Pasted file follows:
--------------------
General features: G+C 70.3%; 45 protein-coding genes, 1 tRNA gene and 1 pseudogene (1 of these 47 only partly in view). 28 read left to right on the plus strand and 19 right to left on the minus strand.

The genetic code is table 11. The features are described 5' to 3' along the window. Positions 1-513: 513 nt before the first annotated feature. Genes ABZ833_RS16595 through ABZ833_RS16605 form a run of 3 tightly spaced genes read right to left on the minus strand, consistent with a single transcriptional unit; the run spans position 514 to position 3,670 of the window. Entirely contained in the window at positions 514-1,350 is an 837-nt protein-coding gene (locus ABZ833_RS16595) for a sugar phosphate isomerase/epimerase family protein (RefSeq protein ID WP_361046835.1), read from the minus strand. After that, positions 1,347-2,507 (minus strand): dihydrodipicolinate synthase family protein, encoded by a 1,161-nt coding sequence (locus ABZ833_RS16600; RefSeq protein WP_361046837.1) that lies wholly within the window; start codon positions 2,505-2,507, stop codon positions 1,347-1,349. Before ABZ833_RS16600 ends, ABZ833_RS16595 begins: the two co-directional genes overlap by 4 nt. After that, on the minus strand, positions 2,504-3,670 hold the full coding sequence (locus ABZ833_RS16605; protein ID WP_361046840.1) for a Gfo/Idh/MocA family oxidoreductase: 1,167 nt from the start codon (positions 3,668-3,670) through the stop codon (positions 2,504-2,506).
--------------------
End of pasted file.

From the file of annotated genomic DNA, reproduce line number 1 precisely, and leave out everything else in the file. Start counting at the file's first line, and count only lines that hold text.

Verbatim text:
General features: G+C 70.3%; 45 protein-coding genes, 1 tRNA gene and 1 pseudogene (1 of these 47 only partly in view). 28 read left to right on the plus strand and 19 right to left on the minus strand.